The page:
|Unit of||luminous flux|
|1 lm in ...||... is equal to ...|
|SI base units||cd⋅sr[a]|
The lumen (symbol: lm) is the unit of luminous flux, a measure of the total quantity of visible light emitted by a source per unit of time, in the International System of Units (SI). Luminous flux differs from power (radiant flux) in that radiant flux includes all electromagnetic waves emitted, while luminous flux is weighted according to a model (a "luminosity function") of the human eye's sensitivity to various wavelengths, this weighting is standardized by the CIE and ISO. One lux is one lumen per square metre.
The lumen is defined in relation to the candela as
A full sphere has a solid angle of 4π steradians, so a light source that uniformly radiates one candela in all directions has a total luminous flux of
If a light source emits one candela of luminous intensity uniformly across a solid angle of one steradian, the total luminous flux emitted into that angle is one lumen (1 cd·1 sr = 1 lm). Alternatively, an isotropic one-candela light-source emits a total luminous flux of exactly 4π lumens. If the source were partly covered by an ideal absorbing hemisphere, that system would radiate half as much luminous flux—only 2π lumens. The luminous intensity would still be one candela in those directions that are not obscured.
The lumen can be thought of casually as a measure of the total amount of visible light in some defined beam or angle, or emitted from some source. The number of candelas or lumens from a source also depends on its spectrum, via the nominal response of the human eye as represented in the luminosity function.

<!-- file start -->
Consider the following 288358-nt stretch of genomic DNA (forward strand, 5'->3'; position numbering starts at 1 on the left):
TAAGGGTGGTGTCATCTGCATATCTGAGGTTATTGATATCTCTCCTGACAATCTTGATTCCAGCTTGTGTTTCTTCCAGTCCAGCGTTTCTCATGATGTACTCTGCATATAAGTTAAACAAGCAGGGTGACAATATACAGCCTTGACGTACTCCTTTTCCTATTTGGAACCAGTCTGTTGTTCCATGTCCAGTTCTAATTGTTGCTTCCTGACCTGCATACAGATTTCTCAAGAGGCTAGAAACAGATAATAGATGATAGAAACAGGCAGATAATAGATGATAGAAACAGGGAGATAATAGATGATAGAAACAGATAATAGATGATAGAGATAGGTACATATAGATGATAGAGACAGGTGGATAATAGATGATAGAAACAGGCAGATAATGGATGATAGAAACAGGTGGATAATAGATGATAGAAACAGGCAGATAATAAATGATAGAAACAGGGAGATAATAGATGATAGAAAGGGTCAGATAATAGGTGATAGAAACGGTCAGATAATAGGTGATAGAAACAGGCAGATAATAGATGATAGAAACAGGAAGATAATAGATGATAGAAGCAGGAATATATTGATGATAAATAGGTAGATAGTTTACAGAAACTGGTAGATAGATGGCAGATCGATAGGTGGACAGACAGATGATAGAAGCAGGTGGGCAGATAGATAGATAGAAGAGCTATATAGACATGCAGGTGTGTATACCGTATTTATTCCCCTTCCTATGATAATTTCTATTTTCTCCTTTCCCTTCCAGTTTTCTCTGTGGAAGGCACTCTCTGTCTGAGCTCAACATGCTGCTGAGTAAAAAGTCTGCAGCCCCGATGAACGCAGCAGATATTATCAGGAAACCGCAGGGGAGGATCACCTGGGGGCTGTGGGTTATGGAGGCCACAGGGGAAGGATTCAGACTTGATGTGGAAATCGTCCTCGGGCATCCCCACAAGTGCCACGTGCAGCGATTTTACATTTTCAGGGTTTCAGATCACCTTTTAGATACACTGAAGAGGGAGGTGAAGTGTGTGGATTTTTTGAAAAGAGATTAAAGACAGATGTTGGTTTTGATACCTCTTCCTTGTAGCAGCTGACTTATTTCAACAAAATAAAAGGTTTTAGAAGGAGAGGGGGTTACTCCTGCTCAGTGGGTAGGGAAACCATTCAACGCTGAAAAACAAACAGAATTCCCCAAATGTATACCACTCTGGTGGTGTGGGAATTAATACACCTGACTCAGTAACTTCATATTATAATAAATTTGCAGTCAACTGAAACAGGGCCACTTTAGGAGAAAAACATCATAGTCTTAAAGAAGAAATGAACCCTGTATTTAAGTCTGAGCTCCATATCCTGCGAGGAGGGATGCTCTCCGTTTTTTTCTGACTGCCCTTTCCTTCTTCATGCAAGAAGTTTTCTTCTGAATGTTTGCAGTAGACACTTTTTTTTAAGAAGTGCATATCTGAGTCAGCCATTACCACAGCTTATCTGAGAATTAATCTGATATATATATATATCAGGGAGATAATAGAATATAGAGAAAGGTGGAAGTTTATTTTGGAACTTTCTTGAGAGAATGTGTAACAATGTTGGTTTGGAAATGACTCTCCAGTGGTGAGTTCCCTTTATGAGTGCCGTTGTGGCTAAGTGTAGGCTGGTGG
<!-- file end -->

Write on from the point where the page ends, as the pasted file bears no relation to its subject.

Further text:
The difference between the units lumen and lux is that the lux takes into account the area over which the luminous flux is spread. A flux of 1,000 lumens, concentrated into an area of one square metre, lights up that square metre with an illuminance of 1,000 lux. The same 1,000 lumens, spread out over ten square metres, produces a dimmer illuminance of only 100 lux. Mathematically, 1 lx = 1 lm/m2.
A source radiating a power of one watt of light in the color for which the eye is most efficient (a wavelength of 555 nm, in the green region of the optical spectrum) has luminous flux of 683 lumens. So a lumen represents at least 1/683 watts of visible light power, depending on the spectral distribution.
Lamps used for lighting are commonly labelled with their light output in lumens and, in many jurisdictions, that is required by law.
A 23 W spiral compact fluorescent lamp emits about 1,400–1,600 lm. Many compact fluorescent lamps and other alternative light sources are labelled as being equivalent to an incandescent bulb with a specific power. Below is a table that shows typical luminous flux for common incandescent bulbs and their equivalents.
|Minimum light output (lumens)||Electrical power consumption (watts)|
On 1 September 2010, European Union legislation came into force mandating that lighting equipment must be labelled primarily in terms of luminous flux (lm), instead of electric power (W). That change is a result of the EU's Eco-design Directive for Energy-using Products (EuP). For example, according to the European Union standard, an energy-efficient bulb that claims to be the equivalent of a 60 W tungsten bulb must have a minimum light output of 700–750 lm.
To estimate lumens from watts for various types of lamp, see luminous efficacy.